Sunday, March 30, 2008

Back from the desert

Last week, we drove a Dodge Avenger through the California outback, with Gram Parsons and Midnight Oil blasting in the CD player. We saw our first condor, black and white, with board-straight wings. He floated above the red steps leading down from the High Peaks Trail through the Pinnacles. Out in the Mojave, I set up a tent near a Joshua tree, stopped a giant raven from tearing up the campsite of three So.Cal. frat boys, (by the time I arrived on the scene, the creature had eaten some of their tortillas) and climbed Ryan Mountain at the hottest time of day. In camp, three teenage partiers climbed a 50-foot boulder. They stood at the edge of the drop, twirling glow sticks, staring at their hands and jabbering until four in the morning. My vacation wasn't exactly perfect. One night in a high country camp, a semi-deranged caretaker stole my utensils, water and sleepwear. Still, it was a good time. I'll be back there soon.

Tuesday, March 18, 2008

Dates for "Cactus'' readings so far (updated)

Several friends, writing colleagues and family members asked for this, so here it is, and I'll keep adding updates when I get them. If you happen to live in any of these places (or are just passing through when I'm in town), stop by and say hello. As the dates get a little closer, I will fill in the addresses.

June 4, Bellingham, WA., Village Books, Wednesday
7 p.m.

June 5, Seattle, WA at Seattle Public Library (in conjunction with Secret Garden Book Store) 630 p.m.

June 6, Portland, Barnes and Noble, 7 p.m. …

June 19 -- Capitola Book Cafe, Capitola, California, 730 p.m.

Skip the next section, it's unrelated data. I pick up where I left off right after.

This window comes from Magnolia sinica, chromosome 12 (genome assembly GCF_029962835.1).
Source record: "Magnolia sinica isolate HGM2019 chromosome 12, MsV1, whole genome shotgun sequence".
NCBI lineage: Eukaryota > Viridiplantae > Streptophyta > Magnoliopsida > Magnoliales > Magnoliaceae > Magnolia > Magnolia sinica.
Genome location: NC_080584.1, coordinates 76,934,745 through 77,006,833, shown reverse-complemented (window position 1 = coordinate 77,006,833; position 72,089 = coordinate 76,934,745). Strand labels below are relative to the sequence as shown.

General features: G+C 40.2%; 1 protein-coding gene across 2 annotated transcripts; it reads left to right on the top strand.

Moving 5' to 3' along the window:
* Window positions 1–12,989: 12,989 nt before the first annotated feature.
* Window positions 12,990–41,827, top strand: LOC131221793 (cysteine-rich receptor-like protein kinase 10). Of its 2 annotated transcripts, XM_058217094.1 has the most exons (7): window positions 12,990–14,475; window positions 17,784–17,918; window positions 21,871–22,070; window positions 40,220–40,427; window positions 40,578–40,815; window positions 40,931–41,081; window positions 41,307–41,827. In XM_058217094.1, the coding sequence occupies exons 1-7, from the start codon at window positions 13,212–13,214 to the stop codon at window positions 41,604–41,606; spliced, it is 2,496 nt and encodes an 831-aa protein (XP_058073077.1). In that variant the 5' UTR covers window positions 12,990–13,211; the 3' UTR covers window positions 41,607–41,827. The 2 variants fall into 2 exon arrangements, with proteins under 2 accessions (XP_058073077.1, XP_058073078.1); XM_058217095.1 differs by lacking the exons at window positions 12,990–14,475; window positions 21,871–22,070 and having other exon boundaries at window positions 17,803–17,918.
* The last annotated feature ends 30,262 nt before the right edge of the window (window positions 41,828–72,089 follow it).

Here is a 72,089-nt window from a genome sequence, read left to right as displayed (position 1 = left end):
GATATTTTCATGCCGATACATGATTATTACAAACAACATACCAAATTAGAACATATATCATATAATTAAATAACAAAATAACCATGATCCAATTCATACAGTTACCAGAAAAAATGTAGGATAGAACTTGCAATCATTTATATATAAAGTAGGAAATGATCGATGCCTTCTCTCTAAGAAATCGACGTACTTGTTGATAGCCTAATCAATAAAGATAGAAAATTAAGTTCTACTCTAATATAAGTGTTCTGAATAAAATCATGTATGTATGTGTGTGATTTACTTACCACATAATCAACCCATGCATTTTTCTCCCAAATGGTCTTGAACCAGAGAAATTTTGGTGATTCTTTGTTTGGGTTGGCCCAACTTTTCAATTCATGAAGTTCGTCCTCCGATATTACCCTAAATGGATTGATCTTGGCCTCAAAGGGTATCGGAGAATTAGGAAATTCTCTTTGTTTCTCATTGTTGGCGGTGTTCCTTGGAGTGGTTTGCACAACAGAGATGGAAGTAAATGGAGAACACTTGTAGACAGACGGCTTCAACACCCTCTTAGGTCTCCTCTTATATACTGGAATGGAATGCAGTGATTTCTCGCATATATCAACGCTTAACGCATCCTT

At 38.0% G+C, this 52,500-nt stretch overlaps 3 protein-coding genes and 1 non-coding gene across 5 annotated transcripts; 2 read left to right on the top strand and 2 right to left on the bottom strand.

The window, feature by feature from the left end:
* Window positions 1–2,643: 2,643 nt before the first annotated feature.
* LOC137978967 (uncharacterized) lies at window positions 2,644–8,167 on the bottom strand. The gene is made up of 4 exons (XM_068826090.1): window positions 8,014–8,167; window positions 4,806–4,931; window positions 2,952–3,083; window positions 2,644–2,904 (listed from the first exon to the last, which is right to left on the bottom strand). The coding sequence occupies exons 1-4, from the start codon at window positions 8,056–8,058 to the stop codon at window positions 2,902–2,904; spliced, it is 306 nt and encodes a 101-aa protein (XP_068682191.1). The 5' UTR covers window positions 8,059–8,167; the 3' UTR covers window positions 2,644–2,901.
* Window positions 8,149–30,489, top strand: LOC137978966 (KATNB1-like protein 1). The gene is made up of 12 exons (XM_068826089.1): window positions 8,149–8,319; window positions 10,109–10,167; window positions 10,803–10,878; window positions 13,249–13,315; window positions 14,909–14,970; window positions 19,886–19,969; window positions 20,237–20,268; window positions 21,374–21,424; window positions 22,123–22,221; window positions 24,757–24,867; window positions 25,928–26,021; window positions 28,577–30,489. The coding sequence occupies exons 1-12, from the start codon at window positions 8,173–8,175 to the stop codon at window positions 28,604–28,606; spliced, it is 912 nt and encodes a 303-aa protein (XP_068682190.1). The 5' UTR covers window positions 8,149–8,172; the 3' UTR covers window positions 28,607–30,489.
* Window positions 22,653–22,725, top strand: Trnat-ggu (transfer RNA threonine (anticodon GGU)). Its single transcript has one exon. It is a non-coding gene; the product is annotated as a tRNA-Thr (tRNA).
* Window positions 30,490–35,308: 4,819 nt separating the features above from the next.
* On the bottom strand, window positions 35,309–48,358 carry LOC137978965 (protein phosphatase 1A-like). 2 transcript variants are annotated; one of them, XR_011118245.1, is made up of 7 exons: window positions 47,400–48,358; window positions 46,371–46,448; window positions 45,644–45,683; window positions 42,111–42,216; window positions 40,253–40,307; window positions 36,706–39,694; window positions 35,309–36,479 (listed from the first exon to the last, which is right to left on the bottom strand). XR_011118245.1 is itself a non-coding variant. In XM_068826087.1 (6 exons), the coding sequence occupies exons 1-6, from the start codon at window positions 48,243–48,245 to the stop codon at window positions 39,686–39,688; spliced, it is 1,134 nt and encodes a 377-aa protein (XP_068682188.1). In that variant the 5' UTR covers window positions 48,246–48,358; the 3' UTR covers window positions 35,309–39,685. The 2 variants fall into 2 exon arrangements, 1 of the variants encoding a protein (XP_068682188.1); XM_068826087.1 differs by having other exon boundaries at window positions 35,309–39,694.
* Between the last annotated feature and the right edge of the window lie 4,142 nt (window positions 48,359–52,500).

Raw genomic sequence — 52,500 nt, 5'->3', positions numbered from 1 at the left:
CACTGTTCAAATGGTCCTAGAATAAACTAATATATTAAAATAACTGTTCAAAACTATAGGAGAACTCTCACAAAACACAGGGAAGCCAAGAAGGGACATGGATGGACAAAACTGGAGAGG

June 29, American Library Association conference, Anaheim, 1:30 p.m.-3:30 p.m, location to be announced. I will take part in a panel called "First Author, First Book,'' with Kaya McLaren (Church of the Dog, Penguin), Scott Douglas (Quiet, Please, Perseus Books), Mark Sarvas (Harry, Revised, Bloomsbury USA), and Anya Ulinich (Petropolis, Penguin). Visit for more information.

"No Country'' nightmares

I finally got around to seeing "No Country ...'' at the Red Vic the other day -- and
I must say, I regret it. Now I'm having nightmares that the helmet-headed mumbly guy is out to get me. On the good side, I like the theater. They serve you popcorn in wooden bowls, they have padded benches instead of seats, and before the main attraction, they run a short film showing a rude Red Vic patron kicking over his soft drink and making a mess -- only to be grabbed, and, presumably, eaten alive, by a green-skinned monster that lives beneath the seats of the movie theater.

Tuesday, March 11, 2008

Book signings/readings in June

I'm scheduled to speak throughout the Pacific Northwest in June, with several appearances in the Bay Area and Central Coast. I'll post the schedule up here when I've firmed everything up. By the way, thanks to everyone who showed up to the Steinbeck Fellows reading the other day. I will post again in a couple of weeks. (I'm in a work-induced blog hibernation, with galleys and student papers...)

Tuesday, March 04, 2008

Banana slugs, bongo players, fat-tire unicyclists and sex in the woods